You have to look at how palliative care is structured. Specialist complex care is delivered by hospices and consultants who are specialists in palliative care. That is for the more complex end of palliative care and a lot of that complexity is within cancer. Some of that complexity is also in advanced diseases of cardiac, respiratory, neurology, and dementia care are the big ones.”
However, 80 per cent of the palliative care delivered to people dying in the community could be undertaken comprehensively and well by primary care teams, he argued. He said the IHF’s steering committee for primary palliative care had been looking at how to improve care at the patient end. “You do that by improving the opportunities for GPs,” he said.
One of the ways to do so is through education. The ICGP, HSE, and IHF now co-fund a course for GPs, which is run by the ICGP. They are in the fourth iteration of that programme. “We are very keen to build up the capacity of general practice to deliver this care by courses such as this.”
“You also have to look at how they do what they do. One idea that we have is structured care. We all know that chronic disease management has come into general practice and we expect it will greatly improve the care of people with various diseases from asthma to heart failure to COPD. That is done by structuring the care.
“People come in for particular visits at particular times, are seen by doctors and nurses. Regularisation of their care,
rather than ad hoc care, improves care.”
He believes the idea of introducing structured palliative care in primary care is one of the best proposals he has seen in his career. “It might be useful to prove it and it might be useful to do in a limited capacity to see how you might treat that.”
Dr Gregan said that structured palliative care in the community could be delivered along the lines of the well-established maternity and infant care scheme. “If you take a parallel from how that is done, if you pay GPs to do specific items of service within a structure like that, you could deliver palliative care very well through general practice,” he said.
The committee has made initial proposals to the Sláintecare office and was looking at further development of the structure. The envisioned structure might involve payments for particular items of care. This could include symptom control; a telephone conversation/contact once a week; care planning in the event of particular changes, eg, an infection; and any necessary medication changes.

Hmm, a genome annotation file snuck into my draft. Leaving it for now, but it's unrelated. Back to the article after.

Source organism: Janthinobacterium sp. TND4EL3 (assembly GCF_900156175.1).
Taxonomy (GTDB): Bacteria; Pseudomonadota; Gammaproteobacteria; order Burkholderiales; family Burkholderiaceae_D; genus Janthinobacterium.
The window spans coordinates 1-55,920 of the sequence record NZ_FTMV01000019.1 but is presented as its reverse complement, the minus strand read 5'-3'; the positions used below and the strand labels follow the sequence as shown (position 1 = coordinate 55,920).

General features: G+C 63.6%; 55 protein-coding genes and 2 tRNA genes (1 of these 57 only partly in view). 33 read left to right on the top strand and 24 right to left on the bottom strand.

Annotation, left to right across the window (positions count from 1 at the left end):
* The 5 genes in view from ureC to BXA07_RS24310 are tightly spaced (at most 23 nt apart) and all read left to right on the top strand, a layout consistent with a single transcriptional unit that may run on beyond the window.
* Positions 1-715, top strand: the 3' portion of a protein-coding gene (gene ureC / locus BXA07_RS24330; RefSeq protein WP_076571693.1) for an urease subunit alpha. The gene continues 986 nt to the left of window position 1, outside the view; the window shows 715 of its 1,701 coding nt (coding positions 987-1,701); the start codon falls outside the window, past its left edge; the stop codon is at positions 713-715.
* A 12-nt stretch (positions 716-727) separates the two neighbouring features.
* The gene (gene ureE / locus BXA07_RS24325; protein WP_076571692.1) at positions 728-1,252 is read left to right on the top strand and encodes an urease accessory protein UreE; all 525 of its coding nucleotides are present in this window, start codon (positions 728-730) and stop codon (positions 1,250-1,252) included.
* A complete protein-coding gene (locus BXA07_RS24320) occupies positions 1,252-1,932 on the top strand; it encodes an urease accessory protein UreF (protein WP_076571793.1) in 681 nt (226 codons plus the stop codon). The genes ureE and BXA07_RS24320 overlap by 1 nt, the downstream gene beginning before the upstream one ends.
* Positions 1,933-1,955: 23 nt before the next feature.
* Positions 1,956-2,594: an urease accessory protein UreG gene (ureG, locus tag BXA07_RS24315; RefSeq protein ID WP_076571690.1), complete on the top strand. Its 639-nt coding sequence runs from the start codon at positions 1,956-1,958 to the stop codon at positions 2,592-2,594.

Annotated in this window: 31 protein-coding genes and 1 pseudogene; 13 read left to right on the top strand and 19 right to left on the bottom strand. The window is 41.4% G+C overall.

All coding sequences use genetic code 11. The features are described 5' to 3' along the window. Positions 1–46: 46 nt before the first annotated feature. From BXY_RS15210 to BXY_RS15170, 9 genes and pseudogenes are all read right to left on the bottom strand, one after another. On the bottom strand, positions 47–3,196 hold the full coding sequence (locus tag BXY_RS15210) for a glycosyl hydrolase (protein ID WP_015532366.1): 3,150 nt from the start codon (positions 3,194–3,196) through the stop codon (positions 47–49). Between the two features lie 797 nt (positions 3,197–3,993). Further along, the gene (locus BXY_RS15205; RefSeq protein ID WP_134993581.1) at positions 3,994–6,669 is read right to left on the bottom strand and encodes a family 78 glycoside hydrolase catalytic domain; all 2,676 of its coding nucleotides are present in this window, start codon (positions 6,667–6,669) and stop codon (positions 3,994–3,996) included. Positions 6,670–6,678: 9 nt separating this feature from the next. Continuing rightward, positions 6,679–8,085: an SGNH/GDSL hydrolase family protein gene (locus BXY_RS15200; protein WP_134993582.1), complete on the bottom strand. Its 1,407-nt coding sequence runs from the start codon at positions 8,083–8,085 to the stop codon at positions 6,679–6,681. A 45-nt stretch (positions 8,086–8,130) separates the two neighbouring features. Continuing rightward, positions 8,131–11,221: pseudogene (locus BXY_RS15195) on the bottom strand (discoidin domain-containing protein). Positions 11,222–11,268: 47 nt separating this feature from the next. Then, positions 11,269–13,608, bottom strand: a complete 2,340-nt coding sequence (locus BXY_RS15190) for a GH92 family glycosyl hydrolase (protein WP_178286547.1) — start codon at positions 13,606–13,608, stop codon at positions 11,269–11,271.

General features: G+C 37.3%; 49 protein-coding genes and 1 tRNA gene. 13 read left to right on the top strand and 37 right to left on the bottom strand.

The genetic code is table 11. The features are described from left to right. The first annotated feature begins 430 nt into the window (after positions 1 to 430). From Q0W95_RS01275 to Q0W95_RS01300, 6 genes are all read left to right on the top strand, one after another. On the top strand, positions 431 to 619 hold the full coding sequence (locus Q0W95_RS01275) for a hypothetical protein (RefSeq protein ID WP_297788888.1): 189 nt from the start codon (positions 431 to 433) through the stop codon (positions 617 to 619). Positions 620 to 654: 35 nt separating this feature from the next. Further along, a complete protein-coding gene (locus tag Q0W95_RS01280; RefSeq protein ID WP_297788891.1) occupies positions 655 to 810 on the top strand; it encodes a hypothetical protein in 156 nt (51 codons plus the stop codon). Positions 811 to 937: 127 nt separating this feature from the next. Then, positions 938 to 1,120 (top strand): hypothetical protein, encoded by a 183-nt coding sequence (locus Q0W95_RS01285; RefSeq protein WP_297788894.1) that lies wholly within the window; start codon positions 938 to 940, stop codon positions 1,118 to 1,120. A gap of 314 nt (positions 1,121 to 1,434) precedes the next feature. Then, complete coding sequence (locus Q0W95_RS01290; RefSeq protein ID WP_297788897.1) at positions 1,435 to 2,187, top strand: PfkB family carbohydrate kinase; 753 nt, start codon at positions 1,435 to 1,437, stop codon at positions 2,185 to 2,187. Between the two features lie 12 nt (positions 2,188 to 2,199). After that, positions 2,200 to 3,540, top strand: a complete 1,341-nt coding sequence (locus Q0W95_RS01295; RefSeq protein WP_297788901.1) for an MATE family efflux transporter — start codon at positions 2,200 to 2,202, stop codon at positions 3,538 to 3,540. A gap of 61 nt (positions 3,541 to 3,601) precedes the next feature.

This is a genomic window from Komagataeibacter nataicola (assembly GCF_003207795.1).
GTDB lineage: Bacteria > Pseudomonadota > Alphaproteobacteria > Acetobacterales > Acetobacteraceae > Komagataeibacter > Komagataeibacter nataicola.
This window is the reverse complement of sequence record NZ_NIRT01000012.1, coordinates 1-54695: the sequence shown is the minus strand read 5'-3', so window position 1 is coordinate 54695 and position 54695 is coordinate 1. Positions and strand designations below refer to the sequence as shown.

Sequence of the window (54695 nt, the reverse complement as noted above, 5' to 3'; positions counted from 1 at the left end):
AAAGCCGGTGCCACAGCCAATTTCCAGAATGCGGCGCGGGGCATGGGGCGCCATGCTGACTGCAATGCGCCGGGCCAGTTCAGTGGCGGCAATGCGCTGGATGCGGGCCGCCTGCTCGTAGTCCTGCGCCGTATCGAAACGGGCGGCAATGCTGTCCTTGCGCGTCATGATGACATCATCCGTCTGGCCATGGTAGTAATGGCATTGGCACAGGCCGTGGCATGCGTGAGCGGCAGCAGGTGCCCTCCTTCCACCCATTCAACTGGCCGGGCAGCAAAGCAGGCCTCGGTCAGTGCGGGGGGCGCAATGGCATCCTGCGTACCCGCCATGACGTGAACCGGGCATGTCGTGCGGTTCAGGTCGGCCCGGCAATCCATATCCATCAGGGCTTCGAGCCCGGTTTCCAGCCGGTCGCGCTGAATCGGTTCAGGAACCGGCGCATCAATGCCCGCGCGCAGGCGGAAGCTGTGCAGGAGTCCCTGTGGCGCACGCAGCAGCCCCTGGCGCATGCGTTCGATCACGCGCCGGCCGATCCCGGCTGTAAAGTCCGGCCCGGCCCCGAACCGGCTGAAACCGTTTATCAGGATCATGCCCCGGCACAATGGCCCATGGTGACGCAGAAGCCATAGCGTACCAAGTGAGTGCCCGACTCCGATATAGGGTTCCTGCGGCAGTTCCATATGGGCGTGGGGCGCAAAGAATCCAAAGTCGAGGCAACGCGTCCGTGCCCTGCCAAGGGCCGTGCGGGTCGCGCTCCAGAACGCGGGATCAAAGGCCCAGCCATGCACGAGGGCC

At the same time, Dr Gregan said the biggest problem on the ground currently was that public health nurses were overstretched, and there were fewer professional carers available than in the past.
“We have an enormous burden of care coming our way with less and less care availability. We really need to look at
the availability of carers in the community. That has really dried up in the last couple of months. It could well be the effects of Covid-19….
“It is different in counties around the country, but I think we really need to look at how we mind our professional carers. “We need to increase the numbers of [professional] carers available with the increasing demand. Without carers
we won’t be able to manage this in the community. That’s the starting point.”
He stressed that the lack of availability has resulted in reduced hours
“The amount of hours can vary from area to area. Up to about six months ago, we could look at about 21 hours a week, the maximum care package for a palliative care patient, three hours a day. Now, if we got 14 hours we would count ourselves very lucky.”
Speakers at this year’s symposium, hosted by the AIIHPC and titled ‘Equality and equity in palliative care’, included Prof Karen Ryan, University College Dublin, Clinical Professor and Consultant in Palliative Medicine; Dr Sam Royston, Director of Policy and Research, Marie Curie UK; and Prof Merryn Gott, Professor of Health Sciences, School of Nursing, The University of Auckland, New Zealand.
The symposium presentations are available to watch at AIIHPC – YouTube